Hitting theaters tomorrow is “Chimpanzee,” the latest release from Disneynature. I had the opportunity to see the film a couple of weeks ago. How is it? Hold your horses. First a little history.
In 1948, Walt Disney released the very first “True-Life Adventure” Seal Island. This was the first of a series of nature films that the studio released through 1960. In a world without Animal Planet and National Geographic Channel, these films had to have been astonishing at the time. They featured amazing glimpses into the wonders of nature combined with the signature Disney flair for storytelling.
Since then, nature films have become pretty common on television with the aforementioned networks and others dedicated almost solely to wildlife programming. Each program followed the same format. A colorful host goes into the wilderness with a camera crew. As a result, nature programming had become pretty boring. “Yeah, yeah. The Crocodile Hunter found another croc. What else is on?”
Then came “March of the Penguins” and the astonishing mini-series, “Planet Earth.” These took modern filmmaking technology and went back to the old “True-Life Adventure” format of finding the drama in nature. If you haven’t seen these, you have to. In blu-ray. Simply breathtaking. “Planet Earth” was followed up with several spin-off series that were each focused on a specific area of nature. Currently “Frozen Planet” is airing on Discovery channel.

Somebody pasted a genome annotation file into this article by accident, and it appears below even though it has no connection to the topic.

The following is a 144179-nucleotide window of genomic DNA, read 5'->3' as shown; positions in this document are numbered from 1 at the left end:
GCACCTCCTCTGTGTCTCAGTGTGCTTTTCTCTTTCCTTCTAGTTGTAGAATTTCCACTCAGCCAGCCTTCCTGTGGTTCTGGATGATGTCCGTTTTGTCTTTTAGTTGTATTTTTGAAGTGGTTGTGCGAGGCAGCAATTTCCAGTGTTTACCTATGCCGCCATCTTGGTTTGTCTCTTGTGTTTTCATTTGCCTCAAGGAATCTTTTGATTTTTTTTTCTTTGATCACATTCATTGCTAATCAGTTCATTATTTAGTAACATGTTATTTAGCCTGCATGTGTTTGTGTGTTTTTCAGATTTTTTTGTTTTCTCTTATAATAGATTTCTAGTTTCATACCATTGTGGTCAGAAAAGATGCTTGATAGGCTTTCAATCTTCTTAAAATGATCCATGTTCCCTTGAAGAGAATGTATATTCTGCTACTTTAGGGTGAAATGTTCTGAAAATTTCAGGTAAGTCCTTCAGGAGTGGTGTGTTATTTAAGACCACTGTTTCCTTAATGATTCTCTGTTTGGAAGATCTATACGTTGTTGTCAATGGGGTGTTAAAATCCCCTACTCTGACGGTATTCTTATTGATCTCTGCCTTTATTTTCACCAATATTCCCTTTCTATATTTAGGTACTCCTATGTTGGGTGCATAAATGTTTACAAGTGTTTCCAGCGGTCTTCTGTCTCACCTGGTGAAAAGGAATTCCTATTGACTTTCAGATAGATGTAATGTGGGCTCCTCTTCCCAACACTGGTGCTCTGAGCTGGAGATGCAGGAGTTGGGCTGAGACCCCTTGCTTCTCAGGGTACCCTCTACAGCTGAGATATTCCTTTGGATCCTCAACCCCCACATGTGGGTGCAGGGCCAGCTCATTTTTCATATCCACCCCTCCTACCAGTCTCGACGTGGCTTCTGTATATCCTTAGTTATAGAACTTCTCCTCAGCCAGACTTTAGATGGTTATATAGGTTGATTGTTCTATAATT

In 2008, Disney partnered with the creators of “Planet Earth” and revived their nature films under the Disneynature banner. They have been releasing new nature films each year. This year’s release is “Chimpanzee.”
“Chimpanzee” follows a group of chimps as they go about their lives deep in the rainforest. The story quickly centers around a baby chimp “named” Oscar. He’s playful and unbelievably cute. We see him trying to learn the ropes for much of the film, but this, being a Disney film, isn’t without its drama. A rival gang of chimps play the villains and show up from time to time to do battle with our hero chimps.
It’s during one of these battles that Oscar loses his mother. It’s not really clear how or what actually happens, but she’s gone. Oscar is on his own and none of the other chimps will help him. Since it’s in the trailer, it’s not really a spoiler to let you know he eventually befriends the old leader of their group, Scar. Scar takes him in and raises Oscar as his own.
“Chimpanzee” is a sweet movie with unbelievable nature photography. Oscar is the star, but Tim Allen does a great job as the narrator. He keeps it fun and entertaining throughout and avoids the somber, serious tones that nature film narrators often have.
The drama mostly works, but it did feel rather forced at times. The chimp battles mostly consisted of chimps running past the camera and trees shaking furiously. It made me wonder if those really happened or if they were created in the editing room. In between these battles, there’s not much variety. There are only so many times you can see chimps cracking nuts before it becomes repetitive. Thankfully the movie was only 75 minutes long and wrapped up just as things were starting to get tedious. The end credits feature making of footage that was easily the most compelling part of the film.
Overall, “Chimpanzee” is another solid entry into the Disneynature lineup and continues the proud legacy of Walt’s original “True-Life Adventures.” You should note that Disneynature has joined forces with the Jane Goodall Institute (JGI) for a special “See ‘Chimpanzee,’ Save Chimpanzees” program. For every moviegoer who sees “Chimpanzee” during the film’s opening week (April 20-26, 2012), Disneynature will make a donation to JGI through the Disney Worldwide Conservation Fund in order to protect chimpanzees and their habitats.